It had been a frustrating night for Sir Alex Ferguson's young troops until 20-year-old Welbeck, raised just a couple of miles away in Longsight, rose to guide home Tom Cleverley's cross.
Welbeck's impudent back-heel set up Anderson for the second and Tottenham had given the game up for dead by the time Wayne Rooney netted from close range.
It leaves United trailing City by the narrowest of goal difference margins and whilst this might be a ridiculously early stage of the season, it is clear they have no intention of meekly bowing to the firepower the Blues have unleashed over the past couple of weeks.
With Ferguson sticking to his pledge of naming Phil Jones and Jonny Evans as the replacements for injured duo Nemanja Vidic and Rio Ferdinand, United's major surprise came on the bench, where Javier Hernandez was included two weeks earlier than expected after a bout of concussion.
Missing Luka Modric - who wasn't in the right frame of mind to play - Tottenham began with a hesitancy which United came close to exposing through Cleverley.
However, as the half wore on, United's attacks reduced in potency, their approach play lacked direction and Spurs grew in confidence.
Rafael van der Vaart and Niko Kranjcar started to get hold of the ball in areas of some concern so, after a difficult start to his time in England, David de Gea picked the perfect time to show off the ability that persuaded Ferguson to pay £18million to sign him from Atletico Madrid.
There was a kamikaze element to his first intervention, as he tried to skip past Van der Vaart inside his own area.
In giving the home fans a heart scare, the 20-year-old was also showing off footwork of which the watching Edwin van der Sar would be proud.
De Gea made decent stops from Van der Vaart look routine rather than spectacular and with Tottenham opting against peppering him with high balls, as was the case at West Brom last week, De Gea was able to perform with an assurity so obvious in his opposite number Brad Friedel.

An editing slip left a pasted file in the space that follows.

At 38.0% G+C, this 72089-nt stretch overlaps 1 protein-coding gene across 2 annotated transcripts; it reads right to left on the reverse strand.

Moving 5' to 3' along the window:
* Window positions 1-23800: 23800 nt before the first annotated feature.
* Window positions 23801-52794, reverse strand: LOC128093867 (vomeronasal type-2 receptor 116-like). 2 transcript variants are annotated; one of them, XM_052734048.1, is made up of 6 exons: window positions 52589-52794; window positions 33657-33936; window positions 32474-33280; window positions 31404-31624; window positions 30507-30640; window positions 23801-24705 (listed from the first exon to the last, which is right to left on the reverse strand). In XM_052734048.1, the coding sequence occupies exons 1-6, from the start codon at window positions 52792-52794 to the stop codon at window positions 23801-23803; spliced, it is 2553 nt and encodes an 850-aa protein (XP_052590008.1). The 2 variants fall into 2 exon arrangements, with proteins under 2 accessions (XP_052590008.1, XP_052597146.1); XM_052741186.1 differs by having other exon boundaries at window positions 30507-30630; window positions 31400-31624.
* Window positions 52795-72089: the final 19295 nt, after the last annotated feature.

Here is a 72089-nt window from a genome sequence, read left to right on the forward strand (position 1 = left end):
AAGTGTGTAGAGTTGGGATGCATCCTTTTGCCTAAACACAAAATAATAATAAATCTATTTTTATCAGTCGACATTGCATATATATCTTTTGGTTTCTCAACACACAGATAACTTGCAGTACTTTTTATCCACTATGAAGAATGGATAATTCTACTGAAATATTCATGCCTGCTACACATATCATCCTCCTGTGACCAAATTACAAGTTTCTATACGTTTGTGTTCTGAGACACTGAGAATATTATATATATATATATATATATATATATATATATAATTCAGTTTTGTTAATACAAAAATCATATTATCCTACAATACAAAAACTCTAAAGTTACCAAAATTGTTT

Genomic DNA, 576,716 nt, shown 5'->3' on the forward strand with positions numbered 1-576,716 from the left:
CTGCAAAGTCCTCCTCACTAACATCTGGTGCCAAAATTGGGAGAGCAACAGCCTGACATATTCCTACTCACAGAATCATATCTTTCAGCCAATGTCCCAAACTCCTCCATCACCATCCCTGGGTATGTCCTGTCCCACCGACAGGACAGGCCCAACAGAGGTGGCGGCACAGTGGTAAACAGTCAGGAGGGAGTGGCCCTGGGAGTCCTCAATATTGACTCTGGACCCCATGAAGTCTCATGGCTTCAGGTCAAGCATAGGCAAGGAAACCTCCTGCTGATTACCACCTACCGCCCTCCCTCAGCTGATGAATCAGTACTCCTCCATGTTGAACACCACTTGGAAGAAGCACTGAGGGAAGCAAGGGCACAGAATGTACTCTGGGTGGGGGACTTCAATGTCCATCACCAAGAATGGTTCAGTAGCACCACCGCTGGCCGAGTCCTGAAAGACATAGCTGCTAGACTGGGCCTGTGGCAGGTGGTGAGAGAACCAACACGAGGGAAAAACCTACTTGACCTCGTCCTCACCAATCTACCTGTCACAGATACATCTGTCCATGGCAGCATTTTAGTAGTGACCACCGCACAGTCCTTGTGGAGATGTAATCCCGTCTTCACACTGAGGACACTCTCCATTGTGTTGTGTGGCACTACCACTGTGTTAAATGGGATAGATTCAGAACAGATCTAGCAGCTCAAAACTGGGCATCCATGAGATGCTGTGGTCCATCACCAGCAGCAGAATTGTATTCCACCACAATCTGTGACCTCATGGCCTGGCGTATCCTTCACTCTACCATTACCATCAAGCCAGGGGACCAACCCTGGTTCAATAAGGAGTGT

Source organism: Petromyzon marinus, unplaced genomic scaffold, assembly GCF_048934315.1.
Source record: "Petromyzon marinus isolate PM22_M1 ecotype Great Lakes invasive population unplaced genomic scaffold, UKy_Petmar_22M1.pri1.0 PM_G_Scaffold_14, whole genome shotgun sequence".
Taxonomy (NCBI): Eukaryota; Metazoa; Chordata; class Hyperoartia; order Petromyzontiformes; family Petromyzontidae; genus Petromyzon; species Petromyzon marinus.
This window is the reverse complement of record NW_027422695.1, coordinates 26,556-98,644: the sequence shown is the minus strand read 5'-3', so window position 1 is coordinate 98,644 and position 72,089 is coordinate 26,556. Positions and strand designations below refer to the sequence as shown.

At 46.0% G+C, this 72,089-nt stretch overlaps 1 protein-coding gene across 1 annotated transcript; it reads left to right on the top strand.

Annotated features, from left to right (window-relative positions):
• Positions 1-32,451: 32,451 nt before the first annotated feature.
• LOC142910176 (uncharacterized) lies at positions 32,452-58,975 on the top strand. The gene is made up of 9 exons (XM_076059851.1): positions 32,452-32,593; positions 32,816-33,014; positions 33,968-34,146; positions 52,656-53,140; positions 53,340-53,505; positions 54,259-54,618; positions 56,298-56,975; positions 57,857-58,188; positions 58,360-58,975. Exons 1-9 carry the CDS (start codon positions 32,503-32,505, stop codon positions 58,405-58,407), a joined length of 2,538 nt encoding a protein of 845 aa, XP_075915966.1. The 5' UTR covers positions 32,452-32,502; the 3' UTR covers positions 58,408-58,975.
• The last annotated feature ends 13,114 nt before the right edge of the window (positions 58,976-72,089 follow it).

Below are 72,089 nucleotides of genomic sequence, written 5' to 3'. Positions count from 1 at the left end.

Now 40, the American was handed a contract by Harry Redknapp in the summer and was promptly allowed to extend his record for consecutive Premier League appearances to 276 matches.
Either side of half-time, Friedel denied former Aston Villa team-mate Ashley Young with smart stops as United, who dropped just two points on home soil throughout last season, struggled to impose themselves.
Part of the problem was that the most experienced member of their back four, Patrice Evra, has never found Aaron Lennon an easy opponent to subdue.
Unfortunately for Spurs, what Lennon possesses in pace, he lacks in awareness.
After skipping clear of a stumbling Evra, Lennon could have rolled a pass to an unmarked Van der Vaart, who was screaming on his inside.
Instead, he attempted to drill a cross through a crowded penalty area to Gareth Bale and succeeded only in blasting straight at Evans.
It was one of those times when a manager must feel like screaming. Another came moments later when Van der Vaart went for goal from 35 yards without ever looking like getting anywhere near it.
After the frustration came that familiar sinking feeling for Spurs.
Appearing to run down a blind alley, Cleverley rescued the situation by whipping over a superb cross for Welbeck, who rose majestically between Michael Dawson and Younes Kaboul to glance a fine header into the corner.
Tottenham had Friedel to thank for not being blown away.
Twice the veteran denied Welbeck, the second occasion following a Nani shot he had also saved, and then Evans, who had launched a fizzing volley from his far post station.
United were worthy of their second though, which came thanks to a brilliant piece of skill from Welbeck, who returned Anderson's pass with an impudent back heel that the Brazilian coolly finished into the bottom corner.
It wasn't quite plain sailing as De Gea's struggles under the high ball returned to present Jermain Defoe with a chance that he smacked against the post.
But with Friedel saving from Nani and Rooney scooping over from three yards, United remained on top. Rooney's late header merely emphasised their superiority.